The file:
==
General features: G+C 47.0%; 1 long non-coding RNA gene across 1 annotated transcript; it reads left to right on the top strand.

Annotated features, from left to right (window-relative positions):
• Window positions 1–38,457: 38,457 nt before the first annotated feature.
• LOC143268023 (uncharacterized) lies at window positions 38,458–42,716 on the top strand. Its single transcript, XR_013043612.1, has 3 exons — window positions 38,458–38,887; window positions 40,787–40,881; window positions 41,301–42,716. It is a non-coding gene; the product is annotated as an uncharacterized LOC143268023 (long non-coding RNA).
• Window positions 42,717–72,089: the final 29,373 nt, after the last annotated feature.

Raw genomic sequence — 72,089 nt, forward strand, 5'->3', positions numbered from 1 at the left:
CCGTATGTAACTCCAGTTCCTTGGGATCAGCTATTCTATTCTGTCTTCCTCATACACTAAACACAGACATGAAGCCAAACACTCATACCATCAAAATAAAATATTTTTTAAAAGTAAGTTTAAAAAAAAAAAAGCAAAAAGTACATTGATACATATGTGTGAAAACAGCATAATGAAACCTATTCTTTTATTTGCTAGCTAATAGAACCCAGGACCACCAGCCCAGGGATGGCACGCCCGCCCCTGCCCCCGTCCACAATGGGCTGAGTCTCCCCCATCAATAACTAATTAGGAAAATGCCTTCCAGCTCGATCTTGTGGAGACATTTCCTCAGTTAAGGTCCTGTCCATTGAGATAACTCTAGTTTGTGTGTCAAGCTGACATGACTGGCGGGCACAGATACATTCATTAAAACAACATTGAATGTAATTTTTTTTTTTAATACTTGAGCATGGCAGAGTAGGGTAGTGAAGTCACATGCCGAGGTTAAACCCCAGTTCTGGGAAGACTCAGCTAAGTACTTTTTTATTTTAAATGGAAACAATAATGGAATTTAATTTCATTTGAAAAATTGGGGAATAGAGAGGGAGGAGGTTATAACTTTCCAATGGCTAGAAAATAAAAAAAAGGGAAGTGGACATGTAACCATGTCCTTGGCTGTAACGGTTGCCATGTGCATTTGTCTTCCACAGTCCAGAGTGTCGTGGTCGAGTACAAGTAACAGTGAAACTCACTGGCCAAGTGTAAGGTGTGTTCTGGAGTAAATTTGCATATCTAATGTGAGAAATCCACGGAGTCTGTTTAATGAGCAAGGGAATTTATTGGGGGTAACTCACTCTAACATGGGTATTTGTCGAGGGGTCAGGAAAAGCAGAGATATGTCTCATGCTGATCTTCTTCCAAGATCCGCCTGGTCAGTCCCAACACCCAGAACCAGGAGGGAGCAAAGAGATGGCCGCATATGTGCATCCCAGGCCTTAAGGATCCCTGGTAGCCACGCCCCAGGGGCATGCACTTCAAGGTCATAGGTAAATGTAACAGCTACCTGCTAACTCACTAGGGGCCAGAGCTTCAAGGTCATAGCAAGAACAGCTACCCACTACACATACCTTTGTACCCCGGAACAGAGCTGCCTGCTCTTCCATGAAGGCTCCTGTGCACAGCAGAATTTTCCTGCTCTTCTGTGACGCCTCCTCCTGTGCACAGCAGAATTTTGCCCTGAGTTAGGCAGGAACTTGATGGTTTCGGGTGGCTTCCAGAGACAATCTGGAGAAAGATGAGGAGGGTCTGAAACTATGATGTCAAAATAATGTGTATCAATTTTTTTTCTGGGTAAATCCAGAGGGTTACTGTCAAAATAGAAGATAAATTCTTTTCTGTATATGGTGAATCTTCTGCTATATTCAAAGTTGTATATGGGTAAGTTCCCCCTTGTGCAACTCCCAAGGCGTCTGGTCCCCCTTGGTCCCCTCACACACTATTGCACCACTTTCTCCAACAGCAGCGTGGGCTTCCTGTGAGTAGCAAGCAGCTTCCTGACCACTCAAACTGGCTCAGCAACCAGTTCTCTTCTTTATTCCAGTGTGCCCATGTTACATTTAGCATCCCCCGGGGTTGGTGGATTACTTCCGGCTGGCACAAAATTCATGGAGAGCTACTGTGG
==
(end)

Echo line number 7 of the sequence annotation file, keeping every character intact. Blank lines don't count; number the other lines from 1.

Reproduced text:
CCGTATGTAACTCCAGTTCCTTGGGATCAGCTATTCTATTCTGTCTTCCTCATACACTAAACACAGACATGAAGCCAAACACTCATACCATCAAAATAAAATATTTTTTAAAAGTAAGTTTAAAAAAAAAAAAGCAAAAAGTACATTGATACATATGTGTGAAAACAGCATAATGAAACCTATTCTTTTATTTGCTAGCTAATAGAACCCAGGACCACCAGCCCAGGGATGGCACGCCCGCCCCTGCCCCCGTCCACAATGGGCTGAGTCTCCCCCATCAATAACTAATTAGGAAAATGCCTTCCAGCTCGATCTTGTGGAGACATTTCCTCAGTTAAGGTCCTGTCCATTGAGATAACTCTAGTTTGTGTGTCAAGCTGACATGACTGGCGGGCACAGATACATTCATTAAAACAACATTGAATGTAATTTTTTTTTTTAATACTTGAGCATGGCAGAGTAGGGTAGTGAAGTCACATGCCGAGGTTAAACCCCAGTTCTGGGAAGACTCAGCTAAGTACTTTTTTATTTTAAATGGAAACAATAATGGAATTTAATTTCATTTGAAAAATTGGGGAATAGAGAGGGAGGAGGTTATAACTTTCCAATGGCTAGAAAATAAAAAAAAGGGAAGTGGACATGTAACCATGTCCTTGGCTGTAACGGTTGCCATGTGCATTTGTCTTCCACAGTCCAGAGTGTCGTGGTCGAGTACAAGTAACAGTGAAACTCACTGGCCAAGTGTAAGGTGTGTTCTGGAGTAAATTTGCATATCTAATGTGAGAAATCCACGGAGTCTGTTTAATGAGCAAGGGAATTTATTGGGGGTAACTCACTCTAACATGGGTATTTGTCGAGGGGTCAGGAAAAGCAGAGATATGTCTCATGCTGATCTTCTTCCAAGATCCGCCTGGTCAGTCCCAACACCCAGAACCAGGAGGGAGCAAAGAGATGGCCGCATATGTGCATCCCAGGCCTTAAGGATCCCTGGTAGCCACGCCCCAGGGGCATGCACTTCAAGGTCATAGGTAAATGTAACAGCTACCTGCTAACTCACTAGGGGCCAGAGCTTCAAGGTCATAGCAAGAACAGCTACCCACTACACATACCTTTGTACCCCGGAACAGAGCTGCCTGCTCTTCCATGAAGGCTCCTGTGCACAGCAGAATTTTCCTGCTCTTCTGTGACGCCTCCTCCTGTGCACAGCAGAATTTTGCCCTGAGTTAGGCAGGAACTTGATGGTTTCGGGTGGCTTCCAGAGACAATCTGGAGAAAGATGAGGAGGGTCTGAAACTATGATGTCAAAATAATGTGTATCAATTTTTTTTCTGGGTAAATCCAGAGGGTTACTGTCAAAATAGAAGATAAATTCTTTTCTGTATATGGTGAATCTTCTGCTATATTCAAAGTTGTATATGGGTAAGTTCCCCCTTGTGCAACTCCCAAGGCGTCTGGTCCCCCTTGGTCCCCTCACACACTATTGCACCACTTTCTCCAACAGCAGCGTGGGCTTCCTGTGAGTAGCAAGCAGCTTCCTGACCACTCAAACTGGCTCAGCAACCAGTTCTCTTCTTTATTCCAGTGTGCCCATGTTACATTTAGCATCCCCCGGGGTTGGTGGATTACTTCCGGCTGGCACAAAATTCATGGAGAGCTACTGTGG